Visual field defects, eye-movements and driving
33.312, Sunday, May 12, 8:30 am - 12:30 pm, Royal Ballroom 6-8
Callum Mole1, Matthew Smith1, 2, 5, Georgios Kountouriotis1,3, Catharine Chisholm4, Bipinchandra Bhakta2, Richard Wilkie1; 1Institute of Psychological Sciences, University of Leeds, UK., 2Academica Department of Rehabilitation Medicine, University of Leeds and Leeds General Infirmary, UK, 3Department of Psychological & Brain Sciences, Indiana University, USA, 4Division of Optometry, University of Bradford, UK, 5Airedale Foundation NHS Trust, UK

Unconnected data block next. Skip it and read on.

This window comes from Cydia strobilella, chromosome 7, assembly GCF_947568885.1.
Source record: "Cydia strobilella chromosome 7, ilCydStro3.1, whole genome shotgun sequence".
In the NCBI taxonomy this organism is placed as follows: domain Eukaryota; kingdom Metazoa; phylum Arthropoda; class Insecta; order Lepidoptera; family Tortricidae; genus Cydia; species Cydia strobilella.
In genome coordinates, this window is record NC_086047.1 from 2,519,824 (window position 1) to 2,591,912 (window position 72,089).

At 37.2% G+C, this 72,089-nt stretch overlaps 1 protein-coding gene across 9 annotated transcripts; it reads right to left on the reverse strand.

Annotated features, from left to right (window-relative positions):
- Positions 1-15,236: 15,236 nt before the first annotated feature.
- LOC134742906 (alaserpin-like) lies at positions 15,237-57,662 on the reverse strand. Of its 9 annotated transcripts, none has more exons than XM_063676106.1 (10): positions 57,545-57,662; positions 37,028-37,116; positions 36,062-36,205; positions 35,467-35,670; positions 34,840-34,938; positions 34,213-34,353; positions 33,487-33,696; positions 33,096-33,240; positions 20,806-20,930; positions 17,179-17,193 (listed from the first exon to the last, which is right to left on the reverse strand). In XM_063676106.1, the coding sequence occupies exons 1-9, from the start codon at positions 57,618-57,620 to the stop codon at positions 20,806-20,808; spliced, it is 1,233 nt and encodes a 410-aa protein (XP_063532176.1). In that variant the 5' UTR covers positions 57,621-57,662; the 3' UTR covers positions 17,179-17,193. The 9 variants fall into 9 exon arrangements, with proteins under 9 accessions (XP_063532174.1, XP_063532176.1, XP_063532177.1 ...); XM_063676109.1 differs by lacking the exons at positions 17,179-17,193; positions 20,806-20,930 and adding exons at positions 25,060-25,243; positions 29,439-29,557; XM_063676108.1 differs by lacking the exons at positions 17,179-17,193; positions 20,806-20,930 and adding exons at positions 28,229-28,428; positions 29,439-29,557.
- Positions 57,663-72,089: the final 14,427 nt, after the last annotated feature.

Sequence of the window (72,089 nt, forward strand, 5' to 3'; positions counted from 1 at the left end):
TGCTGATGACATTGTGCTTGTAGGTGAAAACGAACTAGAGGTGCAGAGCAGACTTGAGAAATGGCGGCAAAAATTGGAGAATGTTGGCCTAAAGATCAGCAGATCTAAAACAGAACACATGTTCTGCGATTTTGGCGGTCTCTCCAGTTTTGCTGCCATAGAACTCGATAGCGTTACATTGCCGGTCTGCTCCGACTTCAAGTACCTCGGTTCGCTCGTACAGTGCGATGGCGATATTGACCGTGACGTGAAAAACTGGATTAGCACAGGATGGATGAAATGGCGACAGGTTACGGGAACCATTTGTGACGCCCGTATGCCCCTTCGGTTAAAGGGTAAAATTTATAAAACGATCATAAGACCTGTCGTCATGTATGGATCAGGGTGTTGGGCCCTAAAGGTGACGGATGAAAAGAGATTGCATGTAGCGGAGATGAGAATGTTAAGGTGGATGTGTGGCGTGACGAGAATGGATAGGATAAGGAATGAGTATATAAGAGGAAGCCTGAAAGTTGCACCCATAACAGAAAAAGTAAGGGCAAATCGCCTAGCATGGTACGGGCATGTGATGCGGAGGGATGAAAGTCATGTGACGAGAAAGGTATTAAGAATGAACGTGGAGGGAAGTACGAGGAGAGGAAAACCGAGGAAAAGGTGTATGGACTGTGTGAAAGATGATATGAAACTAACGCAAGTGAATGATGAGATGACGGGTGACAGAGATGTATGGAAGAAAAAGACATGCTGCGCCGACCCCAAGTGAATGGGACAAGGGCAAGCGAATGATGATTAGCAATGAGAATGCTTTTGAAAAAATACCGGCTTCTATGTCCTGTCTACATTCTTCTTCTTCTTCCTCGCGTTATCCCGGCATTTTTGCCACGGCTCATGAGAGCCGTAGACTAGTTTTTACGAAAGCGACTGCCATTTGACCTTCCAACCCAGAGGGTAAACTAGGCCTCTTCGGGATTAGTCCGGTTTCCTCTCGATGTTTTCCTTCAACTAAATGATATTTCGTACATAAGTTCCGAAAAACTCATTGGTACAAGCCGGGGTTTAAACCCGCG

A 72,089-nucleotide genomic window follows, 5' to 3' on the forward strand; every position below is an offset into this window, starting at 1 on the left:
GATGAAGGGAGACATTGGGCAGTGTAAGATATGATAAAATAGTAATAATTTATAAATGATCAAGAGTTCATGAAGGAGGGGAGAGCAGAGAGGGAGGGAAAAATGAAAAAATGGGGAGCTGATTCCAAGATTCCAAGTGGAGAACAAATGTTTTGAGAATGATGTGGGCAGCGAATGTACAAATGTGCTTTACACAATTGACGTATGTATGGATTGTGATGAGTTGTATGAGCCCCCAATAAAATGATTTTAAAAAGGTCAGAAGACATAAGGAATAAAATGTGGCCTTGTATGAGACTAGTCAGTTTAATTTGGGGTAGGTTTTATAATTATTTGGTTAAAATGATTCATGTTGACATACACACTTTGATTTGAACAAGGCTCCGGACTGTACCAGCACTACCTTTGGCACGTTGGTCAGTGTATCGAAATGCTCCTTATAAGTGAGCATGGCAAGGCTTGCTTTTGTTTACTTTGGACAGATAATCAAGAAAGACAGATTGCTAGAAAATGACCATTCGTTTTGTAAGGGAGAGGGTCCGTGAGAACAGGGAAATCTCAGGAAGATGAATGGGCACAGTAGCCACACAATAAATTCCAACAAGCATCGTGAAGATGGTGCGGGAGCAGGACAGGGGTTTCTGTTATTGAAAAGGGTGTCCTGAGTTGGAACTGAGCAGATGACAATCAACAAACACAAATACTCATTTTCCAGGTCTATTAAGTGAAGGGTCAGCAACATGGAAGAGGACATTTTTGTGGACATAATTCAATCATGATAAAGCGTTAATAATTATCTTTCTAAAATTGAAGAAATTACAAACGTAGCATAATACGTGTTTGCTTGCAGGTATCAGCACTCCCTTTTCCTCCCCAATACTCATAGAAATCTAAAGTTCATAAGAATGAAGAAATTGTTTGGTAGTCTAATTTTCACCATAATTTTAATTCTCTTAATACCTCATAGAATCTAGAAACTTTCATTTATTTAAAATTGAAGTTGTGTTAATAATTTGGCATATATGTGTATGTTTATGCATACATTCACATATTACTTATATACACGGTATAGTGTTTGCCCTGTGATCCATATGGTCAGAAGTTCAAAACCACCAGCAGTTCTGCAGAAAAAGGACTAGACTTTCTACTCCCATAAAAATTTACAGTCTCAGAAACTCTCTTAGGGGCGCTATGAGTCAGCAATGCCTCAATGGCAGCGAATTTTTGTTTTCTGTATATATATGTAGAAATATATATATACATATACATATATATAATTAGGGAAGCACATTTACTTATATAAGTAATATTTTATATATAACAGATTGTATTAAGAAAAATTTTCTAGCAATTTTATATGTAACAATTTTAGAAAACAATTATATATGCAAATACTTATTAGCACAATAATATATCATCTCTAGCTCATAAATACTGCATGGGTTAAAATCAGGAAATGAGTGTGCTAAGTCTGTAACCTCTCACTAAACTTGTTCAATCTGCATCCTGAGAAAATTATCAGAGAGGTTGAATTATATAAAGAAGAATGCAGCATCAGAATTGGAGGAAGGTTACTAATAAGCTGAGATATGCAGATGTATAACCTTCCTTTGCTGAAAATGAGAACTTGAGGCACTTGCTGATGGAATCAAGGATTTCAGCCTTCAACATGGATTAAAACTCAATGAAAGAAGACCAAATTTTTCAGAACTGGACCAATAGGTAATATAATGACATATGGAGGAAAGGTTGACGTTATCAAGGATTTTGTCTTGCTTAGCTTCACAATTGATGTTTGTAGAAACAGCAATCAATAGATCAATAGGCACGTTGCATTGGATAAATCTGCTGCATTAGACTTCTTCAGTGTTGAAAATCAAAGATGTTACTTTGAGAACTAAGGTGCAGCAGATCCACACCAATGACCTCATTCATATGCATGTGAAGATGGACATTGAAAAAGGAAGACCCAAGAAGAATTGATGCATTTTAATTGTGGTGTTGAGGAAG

Driving a car is for many in the aging population an essential part of maintaining mobility and quality of life. Older adults are more susceptible to stroke, which can cause visual field deficits that often preclude patients from driving based on pre-set visual field requirements (DVLA). However, despite these visual deficits some individuals may be able to adapt (e.g. by adopting compensatory eye-movement strategies such as increased scanning of the visual scene; Coeckelbergh, Brouwer, Cornelisson et al., 2002). To examine this further we used a simulated driving scenario where participants were asked to maintain one of 3 potential starting positions along a virtual roadway and measured eye movements and steering performance. We tested 15 stroke patients with either left or right homonymous hemianopia (LHH/RHH) or left visual inattention (LVI) and 16 healthy age-matched controls. Our findings showed that the nature of visual impairment differentially affected steering behaviour. VI led to marked steering deficits across all road positions compared to controls, LHH only displayed deficits when trying to maintain a leftward starting position (and RHH performed similar to controls). When examining individual performance some patients appeared to demonstrate normal steering performance despite visual deficits. Distinct gaze pattern differences may help explain these individual differences since successful steering was associated with directing eye-movements towards the regions on the road they were required to steer through (rather than being locked in a fixed direction). We suggest that our experiment indicates that compensatory eye-movement strategies may have the potential to moderate steering deficits related to visual impairment, providing an exciting avenue for directing future rehabilitative research efforts in driving after stroke.